Disclaimer: As part of my participation in EMC Elect 2013, EMC sometimes provides me with access to product briefings before new product announcements are made. I don’t want to turn this blog into another avenue for EMC marketing, and EMC are not interested in that either. Nonetheless, I’ve had the opportunity via various channels to actually try some of this stuff and I thought it was worth putting up here. I’ll reiterate though, I haven’t had the chance to verify everything for myself. This is more a prompt for you to go and have a look for yourself.
So, EMC made a few announcements around its BRS line today and I thought some of the Data Domain stuff was noteworthy. Four new models were released; here’s a table of speeds and feeds. Keep in mind that these are numbers published by EMC, not verified by me. As always, your mileage might vary.
In any case, the DD2500 is the replacement for the DD640, the DD4200 replaces the DD670, the DD4500 replaces the DD860 and the DD7200 replaces the DD890. One of the cooler parts of this announcement, in my opinion, is the improved archive support. This is something we’ve been investigating internally as part of our take the Centera out the back and shoot it project. Here’s a screenshot of a marketing slide that includes a number of logos.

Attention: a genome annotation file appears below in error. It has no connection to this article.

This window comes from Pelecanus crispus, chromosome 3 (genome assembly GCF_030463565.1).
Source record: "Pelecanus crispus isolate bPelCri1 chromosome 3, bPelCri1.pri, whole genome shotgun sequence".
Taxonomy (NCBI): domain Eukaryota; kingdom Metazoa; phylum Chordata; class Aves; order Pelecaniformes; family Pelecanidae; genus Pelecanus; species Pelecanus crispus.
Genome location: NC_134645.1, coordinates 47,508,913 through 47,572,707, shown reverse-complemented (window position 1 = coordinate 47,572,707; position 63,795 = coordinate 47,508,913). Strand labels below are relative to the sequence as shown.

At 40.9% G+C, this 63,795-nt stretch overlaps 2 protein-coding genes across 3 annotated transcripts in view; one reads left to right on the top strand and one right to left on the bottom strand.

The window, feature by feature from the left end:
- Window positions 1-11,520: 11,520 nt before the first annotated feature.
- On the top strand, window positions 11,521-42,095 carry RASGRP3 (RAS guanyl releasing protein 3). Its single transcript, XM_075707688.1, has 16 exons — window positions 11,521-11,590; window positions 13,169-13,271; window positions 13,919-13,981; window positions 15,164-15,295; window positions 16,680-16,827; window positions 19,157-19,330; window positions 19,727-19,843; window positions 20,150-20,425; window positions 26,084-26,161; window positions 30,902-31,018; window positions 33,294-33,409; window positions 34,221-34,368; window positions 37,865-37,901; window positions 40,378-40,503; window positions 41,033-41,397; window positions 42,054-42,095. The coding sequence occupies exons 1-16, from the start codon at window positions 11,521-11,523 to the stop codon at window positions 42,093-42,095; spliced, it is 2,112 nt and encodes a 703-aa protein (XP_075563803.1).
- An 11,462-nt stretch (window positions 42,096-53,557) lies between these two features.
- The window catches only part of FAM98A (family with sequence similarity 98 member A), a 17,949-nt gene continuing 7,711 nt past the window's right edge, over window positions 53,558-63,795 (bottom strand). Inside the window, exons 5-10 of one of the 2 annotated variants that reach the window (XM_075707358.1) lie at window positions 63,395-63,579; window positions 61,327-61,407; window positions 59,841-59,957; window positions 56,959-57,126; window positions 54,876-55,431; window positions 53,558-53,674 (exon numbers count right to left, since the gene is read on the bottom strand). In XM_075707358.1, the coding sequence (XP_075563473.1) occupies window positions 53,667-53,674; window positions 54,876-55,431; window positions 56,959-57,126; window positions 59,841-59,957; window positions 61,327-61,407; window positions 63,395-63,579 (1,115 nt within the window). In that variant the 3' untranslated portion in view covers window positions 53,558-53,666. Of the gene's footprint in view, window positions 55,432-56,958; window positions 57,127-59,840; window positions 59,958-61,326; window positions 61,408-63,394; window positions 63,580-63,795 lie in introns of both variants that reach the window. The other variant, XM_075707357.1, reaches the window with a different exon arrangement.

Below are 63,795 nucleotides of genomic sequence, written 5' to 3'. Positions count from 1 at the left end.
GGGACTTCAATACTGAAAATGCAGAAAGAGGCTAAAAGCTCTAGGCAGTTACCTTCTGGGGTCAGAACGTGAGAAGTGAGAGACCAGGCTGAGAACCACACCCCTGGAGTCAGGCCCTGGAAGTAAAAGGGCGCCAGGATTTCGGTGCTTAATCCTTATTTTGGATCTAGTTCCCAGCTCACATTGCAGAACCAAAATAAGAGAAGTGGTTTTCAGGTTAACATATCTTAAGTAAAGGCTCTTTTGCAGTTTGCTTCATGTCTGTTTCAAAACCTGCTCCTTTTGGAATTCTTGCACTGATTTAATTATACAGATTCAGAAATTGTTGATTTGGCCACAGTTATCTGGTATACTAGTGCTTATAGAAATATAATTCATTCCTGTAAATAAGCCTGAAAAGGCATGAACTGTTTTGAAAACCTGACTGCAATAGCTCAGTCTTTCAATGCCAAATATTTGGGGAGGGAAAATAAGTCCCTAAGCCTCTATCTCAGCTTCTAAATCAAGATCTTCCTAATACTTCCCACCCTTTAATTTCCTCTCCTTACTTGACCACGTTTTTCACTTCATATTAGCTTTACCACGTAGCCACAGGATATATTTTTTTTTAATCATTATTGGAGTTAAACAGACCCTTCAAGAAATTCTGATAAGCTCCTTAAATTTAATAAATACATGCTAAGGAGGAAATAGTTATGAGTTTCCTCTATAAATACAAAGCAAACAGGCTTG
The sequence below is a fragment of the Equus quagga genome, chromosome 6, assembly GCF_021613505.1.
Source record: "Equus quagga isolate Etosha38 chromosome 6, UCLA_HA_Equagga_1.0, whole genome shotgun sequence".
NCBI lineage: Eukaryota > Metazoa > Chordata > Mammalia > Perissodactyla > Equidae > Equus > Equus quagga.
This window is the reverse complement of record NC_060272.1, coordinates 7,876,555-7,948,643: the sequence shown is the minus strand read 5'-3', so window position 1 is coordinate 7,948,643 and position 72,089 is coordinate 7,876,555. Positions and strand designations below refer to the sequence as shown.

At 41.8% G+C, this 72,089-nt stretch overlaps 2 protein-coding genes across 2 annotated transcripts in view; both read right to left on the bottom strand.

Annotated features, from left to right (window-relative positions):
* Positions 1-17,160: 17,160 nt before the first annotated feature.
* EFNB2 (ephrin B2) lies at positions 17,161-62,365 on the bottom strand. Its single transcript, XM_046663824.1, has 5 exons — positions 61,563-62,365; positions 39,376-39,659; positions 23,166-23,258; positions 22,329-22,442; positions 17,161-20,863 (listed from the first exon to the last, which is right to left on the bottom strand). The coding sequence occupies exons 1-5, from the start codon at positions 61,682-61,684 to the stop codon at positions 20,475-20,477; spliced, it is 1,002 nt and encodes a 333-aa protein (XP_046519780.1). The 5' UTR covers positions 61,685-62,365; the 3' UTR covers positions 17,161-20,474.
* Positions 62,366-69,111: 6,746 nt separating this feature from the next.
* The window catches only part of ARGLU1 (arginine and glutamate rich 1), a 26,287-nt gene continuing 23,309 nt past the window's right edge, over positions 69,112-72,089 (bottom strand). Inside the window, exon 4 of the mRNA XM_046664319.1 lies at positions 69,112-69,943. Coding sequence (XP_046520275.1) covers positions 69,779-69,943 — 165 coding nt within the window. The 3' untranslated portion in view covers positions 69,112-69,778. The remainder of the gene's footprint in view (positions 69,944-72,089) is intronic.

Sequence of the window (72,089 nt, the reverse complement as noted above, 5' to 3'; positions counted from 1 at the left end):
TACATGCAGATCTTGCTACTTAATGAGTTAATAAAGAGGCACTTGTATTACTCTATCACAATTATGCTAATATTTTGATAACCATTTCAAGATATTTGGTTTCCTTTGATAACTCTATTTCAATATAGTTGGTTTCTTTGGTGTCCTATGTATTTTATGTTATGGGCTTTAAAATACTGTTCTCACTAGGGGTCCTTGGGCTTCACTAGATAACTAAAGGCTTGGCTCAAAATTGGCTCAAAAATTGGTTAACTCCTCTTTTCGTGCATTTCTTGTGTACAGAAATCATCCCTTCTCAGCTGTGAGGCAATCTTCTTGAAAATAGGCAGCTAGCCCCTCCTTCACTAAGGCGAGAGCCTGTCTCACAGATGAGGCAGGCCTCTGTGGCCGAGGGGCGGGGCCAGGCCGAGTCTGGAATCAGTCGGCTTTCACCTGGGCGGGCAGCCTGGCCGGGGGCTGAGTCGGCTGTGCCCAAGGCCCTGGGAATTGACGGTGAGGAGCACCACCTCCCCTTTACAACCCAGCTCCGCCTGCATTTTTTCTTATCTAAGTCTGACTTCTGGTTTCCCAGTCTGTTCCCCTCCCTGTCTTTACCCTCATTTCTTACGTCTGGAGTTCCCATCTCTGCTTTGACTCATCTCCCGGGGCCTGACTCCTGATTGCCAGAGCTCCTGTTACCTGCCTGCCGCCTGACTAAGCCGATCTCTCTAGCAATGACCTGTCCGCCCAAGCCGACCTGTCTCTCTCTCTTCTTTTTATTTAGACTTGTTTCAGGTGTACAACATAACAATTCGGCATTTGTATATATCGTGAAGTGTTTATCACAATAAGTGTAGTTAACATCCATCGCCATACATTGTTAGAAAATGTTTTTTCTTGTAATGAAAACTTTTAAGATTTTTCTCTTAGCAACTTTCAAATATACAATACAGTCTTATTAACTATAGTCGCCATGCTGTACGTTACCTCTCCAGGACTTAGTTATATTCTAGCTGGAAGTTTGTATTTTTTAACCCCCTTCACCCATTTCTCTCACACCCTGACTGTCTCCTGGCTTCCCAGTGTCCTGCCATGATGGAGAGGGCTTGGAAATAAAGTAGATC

Other aspects of the announcement include EMC Avamar 7 and NetWorker 8.1. The Avamar NDMP Accelerator now supports backup for Isilon, in addition to VNX, VNXe, Celerra and NetApp systems. Being a tape user, I’m also mildly excited about DD Boost over Fibre Channel support in NetWorker 8.1, although I’ve not had the chance to try it in our lab yet, so I’ll restrain my enthusiasm until I’ve had time to test it out.
In any case, have a chat to your local EMC BRS team about this stuff if you think it might work for you. You can also read more about it on EMC Pulse and the Reflections blog. When I’ve had a chance to test DD Boost over FC I’ll post it up here.